Chinese commercial property investments in Australia grew more than 5,000% between 2007 and 2013.

This is according to Colliers International, which reports that the amount of Chinese direct investment in commercial property in 2013 was $871m, compares to a, by comparison, paltry $17m in 2007.

Colliers national director of research Nerida Conisbee said Chinese investment activity is expected to grow in the next decade.

“Changes to regulations surrounding investment into property by Chinese investors is expected to lead to significant amounts of capital entering Australia."

Substantial investment in Australian property is also coming from South Korea, Consibee said, as the nation’s large pension system looks to actively invest in property worldwide.

“It is likely that pension funds will continue to increase their investment in Australian property, both local superannuation funds, and offshore groups. Malaysian investors are also expected to become more active, particularly from the huge amounts of personal wealth in that country,” said Conisbee.

In 2012, offshore investors accounted for more than half of all direct purchases by volume, said Consibee, a percentage that would be even higher if capital partnering and investment into listed and unlisted funds was also included.

“It is therefore interesting that in 2013, this began to change… Domestic investors re-entered the market at a rapid rate. At November this year, they have accounted for more than 70% of total direct sales.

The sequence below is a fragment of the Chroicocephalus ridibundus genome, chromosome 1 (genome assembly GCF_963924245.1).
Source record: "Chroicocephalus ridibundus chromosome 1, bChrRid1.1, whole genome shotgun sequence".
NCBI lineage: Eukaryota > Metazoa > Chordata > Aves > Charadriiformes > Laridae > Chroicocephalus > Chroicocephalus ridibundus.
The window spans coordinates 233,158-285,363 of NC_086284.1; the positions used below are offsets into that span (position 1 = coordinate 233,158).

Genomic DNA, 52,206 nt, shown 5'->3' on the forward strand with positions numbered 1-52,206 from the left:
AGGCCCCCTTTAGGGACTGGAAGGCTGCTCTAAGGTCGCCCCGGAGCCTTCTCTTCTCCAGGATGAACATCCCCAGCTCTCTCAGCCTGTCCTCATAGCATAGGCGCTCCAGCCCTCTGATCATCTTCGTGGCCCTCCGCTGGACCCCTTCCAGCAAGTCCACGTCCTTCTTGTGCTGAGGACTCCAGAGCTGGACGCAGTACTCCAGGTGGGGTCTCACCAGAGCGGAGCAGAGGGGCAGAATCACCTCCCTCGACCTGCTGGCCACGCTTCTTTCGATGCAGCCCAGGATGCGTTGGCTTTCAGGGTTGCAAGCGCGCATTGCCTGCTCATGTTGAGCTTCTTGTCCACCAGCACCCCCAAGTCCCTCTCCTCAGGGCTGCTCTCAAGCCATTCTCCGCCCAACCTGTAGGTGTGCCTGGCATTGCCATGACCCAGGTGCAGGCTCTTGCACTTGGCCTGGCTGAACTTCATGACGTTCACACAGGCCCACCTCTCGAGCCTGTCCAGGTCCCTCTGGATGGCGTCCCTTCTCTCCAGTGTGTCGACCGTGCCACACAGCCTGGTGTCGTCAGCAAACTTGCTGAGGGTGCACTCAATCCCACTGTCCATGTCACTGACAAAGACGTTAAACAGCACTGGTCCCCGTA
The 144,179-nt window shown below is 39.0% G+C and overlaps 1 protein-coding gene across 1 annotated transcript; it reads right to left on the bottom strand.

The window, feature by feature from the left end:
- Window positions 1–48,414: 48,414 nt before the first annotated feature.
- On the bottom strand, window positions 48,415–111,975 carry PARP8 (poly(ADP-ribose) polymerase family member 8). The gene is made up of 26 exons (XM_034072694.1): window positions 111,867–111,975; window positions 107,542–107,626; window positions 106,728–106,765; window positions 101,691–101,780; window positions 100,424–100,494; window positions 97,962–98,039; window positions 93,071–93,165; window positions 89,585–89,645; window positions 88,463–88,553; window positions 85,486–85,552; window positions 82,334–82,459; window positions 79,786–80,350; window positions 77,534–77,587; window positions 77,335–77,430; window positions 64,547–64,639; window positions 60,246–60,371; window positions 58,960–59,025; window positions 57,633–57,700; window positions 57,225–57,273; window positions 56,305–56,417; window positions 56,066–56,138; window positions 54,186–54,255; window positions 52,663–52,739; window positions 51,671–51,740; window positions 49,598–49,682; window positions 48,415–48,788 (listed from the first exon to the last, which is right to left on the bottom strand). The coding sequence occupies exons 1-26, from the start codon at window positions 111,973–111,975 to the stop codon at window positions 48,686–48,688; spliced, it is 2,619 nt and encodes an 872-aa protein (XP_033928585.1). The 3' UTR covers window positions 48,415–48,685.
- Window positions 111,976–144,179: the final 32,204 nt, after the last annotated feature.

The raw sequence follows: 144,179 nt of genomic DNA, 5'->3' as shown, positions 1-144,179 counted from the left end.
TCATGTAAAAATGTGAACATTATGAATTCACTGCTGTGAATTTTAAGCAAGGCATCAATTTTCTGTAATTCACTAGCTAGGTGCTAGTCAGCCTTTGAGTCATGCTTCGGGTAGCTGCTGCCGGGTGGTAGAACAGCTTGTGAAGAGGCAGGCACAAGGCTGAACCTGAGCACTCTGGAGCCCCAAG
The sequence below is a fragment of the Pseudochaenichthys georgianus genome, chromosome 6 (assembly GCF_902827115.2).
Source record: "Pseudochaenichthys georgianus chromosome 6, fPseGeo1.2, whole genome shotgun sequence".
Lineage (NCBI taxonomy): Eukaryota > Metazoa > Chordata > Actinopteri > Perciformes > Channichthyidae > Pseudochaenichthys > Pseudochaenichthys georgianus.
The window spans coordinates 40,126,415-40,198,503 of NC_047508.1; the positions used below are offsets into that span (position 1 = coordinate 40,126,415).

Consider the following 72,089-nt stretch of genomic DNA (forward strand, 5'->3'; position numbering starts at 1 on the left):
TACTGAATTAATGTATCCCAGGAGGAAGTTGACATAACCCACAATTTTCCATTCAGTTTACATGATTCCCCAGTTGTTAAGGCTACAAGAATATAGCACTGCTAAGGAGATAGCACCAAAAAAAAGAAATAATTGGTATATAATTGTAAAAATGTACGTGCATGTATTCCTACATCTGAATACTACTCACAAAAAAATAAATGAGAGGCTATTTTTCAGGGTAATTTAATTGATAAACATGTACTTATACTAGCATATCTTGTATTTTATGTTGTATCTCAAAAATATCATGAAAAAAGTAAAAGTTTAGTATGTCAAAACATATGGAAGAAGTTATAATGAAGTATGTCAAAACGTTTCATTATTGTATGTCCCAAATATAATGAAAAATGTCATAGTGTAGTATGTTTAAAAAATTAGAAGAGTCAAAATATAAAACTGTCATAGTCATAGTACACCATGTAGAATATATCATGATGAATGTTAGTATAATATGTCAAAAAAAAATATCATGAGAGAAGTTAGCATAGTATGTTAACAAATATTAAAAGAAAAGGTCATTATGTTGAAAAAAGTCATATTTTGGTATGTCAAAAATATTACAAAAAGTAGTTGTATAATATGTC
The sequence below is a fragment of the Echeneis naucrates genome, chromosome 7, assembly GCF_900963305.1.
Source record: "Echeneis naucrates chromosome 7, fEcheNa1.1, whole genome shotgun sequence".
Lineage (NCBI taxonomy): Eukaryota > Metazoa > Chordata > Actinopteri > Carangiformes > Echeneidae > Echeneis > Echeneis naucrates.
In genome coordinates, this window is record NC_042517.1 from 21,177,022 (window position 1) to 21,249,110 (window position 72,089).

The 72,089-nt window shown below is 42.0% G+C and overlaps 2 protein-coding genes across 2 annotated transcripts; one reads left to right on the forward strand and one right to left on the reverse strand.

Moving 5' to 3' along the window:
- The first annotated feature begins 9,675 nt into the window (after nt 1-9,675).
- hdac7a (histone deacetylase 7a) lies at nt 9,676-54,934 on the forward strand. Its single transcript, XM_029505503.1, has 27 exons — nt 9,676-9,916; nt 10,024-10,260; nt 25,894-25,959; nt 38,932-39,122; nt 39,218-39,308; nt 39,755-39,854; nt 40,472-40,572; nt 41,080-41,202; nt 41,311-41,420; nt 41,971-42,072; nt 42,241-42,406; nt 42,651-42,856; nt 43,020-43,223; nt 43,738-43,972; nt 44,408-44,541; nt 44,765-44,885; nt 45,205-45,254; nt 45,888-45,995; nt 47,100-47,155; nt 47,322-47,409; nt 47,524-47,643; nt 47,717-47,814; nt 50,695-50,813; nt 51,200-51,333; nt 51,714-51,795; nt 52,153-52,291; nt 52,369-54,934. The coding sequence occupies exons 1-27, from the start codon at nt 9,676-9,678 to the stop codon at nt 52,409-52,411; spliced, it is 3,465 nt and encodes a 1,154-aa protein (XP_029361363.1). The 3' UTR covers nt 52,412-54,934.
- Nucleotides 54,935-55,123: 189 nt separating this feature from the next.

“The local investors entering the market have been primarily major property institutions, with their unlisted funds being particularly active.

“By the end of October, these unlisted funds accounted for $4.3bn of total transactions. This is higher than what was experienced in 2007 prior to the global economic downturn, and more than double the 2012 level.”

John Kenny, Colliers International CEO, Australia and New Zealand, said strong investment conditions have been the defining feature of the Australian property market in 2013.

“Australian property continues to attract increasing levels of capital, both from within Australia and offshore,” he said. “Our market has been considered a safe haven with low interest rates and attractive yields continuing to attract international investors and providing solid investment conditions for local investors.”

Significant purchases by Chinese investors in 2013 have included:

  • Centennial Plaza (260, 280 and 300 Elizabeth Street, Sydney): Sold on behalf of Investa Property Group to Invesco (on behalf of Chinese Investment Corporation), for $305million. The largest direct property transaction in the Sydney CBD this year.
  • 229-234 Franklin Street, Melbourne: Sold for $17million to a private Chinese investor.